The long-term goal of this work is to implement novel gene-based therapeutics to reverse contractile performance deficits in the failing human heart in vivo. This proposal is focused on troponin I (TnI), the inhibitory subunit of the troponin complex and molecular switch to cardiac contraction. The focus of this proposal on advances in troponin function in the diseased heart has considerable health relevance and, accordingly, well serves the mission of the NIH. Novel preliminary evidence is presented on troponin-modified myofilaments dictating myocyte Ca2+ handling through a direct effect on sarcoplasmic reticulum (SR) Ca2+ load. The overarching hypothesis that guides this proposal is myofilament function, by virtue of unique properties of histidine modified TnI at codon 164, uniquely and directly "tunes" SR Ca2+ content independent of effects on canonical regulators of SR Ca2+ load, including SERCA2a -dependent rapid Ca2+ sequestration. We further posit that novel bio-engineered adeno-associated viral vectors, together with our new high fidelity hypoxia responsive gene switch system, will permit translation of this proposal's molecular/cellular advances (Aim1) directly to the beating heart in vivo in pre-clinical studies in living mammals (Aim 2).
The Specific Aims are:
Aim 1. To determine the molecular mechanism underlying optimization of global cardiac myocyte Ca2+ handling between the myofilaments and sarcoplasmic reticulum in vitro and in vivo by single histidine-modified troponin. Hypothesis: Real time sensing of the patho-physiological biochemical milieu of the healthy and diseased myocyte by the troponin modified sarcomeres will have a dominant effect to directly decrease the Ca2+ load requirements of the SR, including conditions of accelerated SR Ca2+ influx by an increased SERCA2a/PLN ratio.
Aim 2. To implement a novel evolutionary-directed bio-engineered AAV vector and double oxygen genetic sensing system for optimization of efficient systemic gene delivery of modified troponins in the diseased heart in vivo. Hypothesis: Compared to wild-type striated muscle tropic rAAV serotypes AAV1, pseudo-typed AAV6, AAV8 and AAV9, the novel bio-engineered rAAV capsid M41 with O2 sensing genetic elements will lead to higher cardiac tropism and greater efficiency resulting in hypoxia/ischemia sensitive long-term constitutive expression of modified TnIs in the cardiac sarcomeres of small mammals.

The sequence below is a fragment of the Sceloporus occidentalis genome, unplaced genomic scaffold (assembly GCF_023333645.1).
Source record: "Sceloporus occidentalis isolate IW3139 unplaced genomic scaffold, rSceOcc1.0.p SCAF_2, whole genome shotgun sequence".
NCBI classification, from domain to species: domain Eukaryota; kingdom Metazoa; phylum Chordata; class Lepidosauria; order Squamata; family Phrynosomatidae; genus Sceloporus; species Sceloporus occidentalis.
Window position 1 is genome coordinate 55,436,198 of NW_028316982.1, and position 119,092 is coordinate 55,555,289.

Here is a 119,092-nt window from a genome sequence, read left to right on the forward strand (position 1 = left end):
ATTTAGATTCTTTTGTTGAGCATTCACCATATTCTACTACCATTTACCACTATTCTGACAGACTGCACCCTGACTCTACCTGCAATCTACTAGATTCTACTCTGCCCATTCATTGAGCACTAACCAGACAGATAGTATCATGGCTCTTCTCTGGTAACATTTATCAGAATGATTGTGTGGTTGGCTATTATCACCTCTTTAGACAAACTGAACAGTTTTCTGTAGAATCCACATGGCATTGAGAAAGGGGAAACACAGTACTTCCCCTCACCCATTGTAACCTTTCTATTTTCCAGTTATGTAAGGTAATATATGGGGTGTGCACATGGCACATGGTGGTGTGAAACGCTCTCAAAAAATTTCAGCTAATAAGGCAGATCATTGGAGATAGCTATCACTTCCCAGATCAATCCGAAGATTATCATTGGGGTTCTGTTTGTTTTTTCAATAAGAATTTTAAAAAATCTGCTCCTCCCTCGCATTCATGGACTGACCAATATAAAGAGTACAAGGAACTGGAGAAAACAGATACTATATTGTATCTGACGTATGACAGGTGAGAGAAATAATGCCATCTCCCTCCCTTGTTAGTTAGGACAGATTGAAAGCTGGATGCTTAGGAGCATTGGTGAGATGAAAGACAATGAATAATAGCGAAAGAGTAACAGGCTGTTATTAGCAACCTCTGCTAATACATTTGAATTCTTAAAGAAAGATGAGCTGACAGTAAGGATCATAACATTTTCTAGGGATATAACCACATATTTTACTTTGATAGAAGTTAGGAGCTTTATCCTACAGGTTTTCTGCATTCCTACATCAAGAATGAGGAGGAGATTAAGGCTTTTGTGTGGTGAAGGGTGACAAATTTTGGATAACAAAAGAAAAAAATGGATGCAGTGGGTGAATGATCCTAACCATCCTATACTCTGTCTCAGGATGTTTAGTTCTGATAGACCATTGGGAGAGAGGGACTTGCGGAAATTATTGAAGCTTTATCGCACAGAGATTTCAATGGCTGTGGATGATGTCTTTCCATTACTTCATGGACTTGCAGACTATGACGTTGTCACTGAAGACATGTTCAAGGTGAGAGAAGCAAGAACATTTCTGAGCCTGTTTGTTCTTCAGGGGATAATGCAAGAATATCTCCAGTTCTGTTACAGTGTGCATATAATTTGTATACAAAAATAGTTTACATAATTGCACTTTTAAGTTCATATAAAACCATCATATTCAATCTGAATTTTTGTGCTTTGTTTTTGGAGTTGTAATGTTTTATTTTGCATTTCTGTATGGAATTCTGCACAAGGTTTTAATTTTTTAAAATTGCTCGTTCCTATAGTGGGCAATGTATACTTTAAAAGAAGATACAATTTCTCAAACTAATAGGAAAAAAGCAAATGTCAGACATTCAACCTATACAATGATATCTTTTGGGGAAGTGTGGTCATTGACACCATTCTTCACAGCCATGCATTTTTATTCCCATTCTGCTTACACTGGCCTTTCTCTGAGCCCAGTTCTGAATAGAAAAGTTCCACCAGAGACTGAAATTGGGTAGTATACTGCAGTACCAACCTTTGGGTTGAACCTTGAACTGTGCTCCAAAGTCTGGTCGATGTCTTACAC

Public Health Relevance

Ischemic cardiomyopathy is a major problem in the United States. This proposal focuses on a modified heart muscle protein troponin to enhance heart pump performance in the ischemic heart. Therefore the health relevance of the proposal is substantial and highly significant to the mission of the National Institutes of Health.

National Institute of Health (NIH)
National Heart, Lung, and Blood Institute (NHLBI)
Research Project (R01)
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Myocardial Ischemia and Metabolism Study Section (MIM)
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Adhikari, Bishow B
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University of Minnesota Twin Cities
Schools of Medicine
United States
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Thompson, Brian R; Metzger, Joseph M (2014) Cell biology of sarcomeric protein engineering: disease modeling and therapeutic potential. Anat Rec (Hoboken) 297:1663-9
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Palpant, Nathan J; Houang, Evelyne M; Delport, Wayne et al. (2010) Pathogenic peptide deviations support a model of adaptive evolution of chordate cardiac performance by troponin mutations. Physiol Genomics 42:287-99
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Palpant, Nathan J; Day, Sharlene M; Herron, Todd J et al. (2008) Single histidine-substituted cardiac troponin I confers protection from age-related systolic and diastolic dysfunction. Cardiovasc Res 80:209-18

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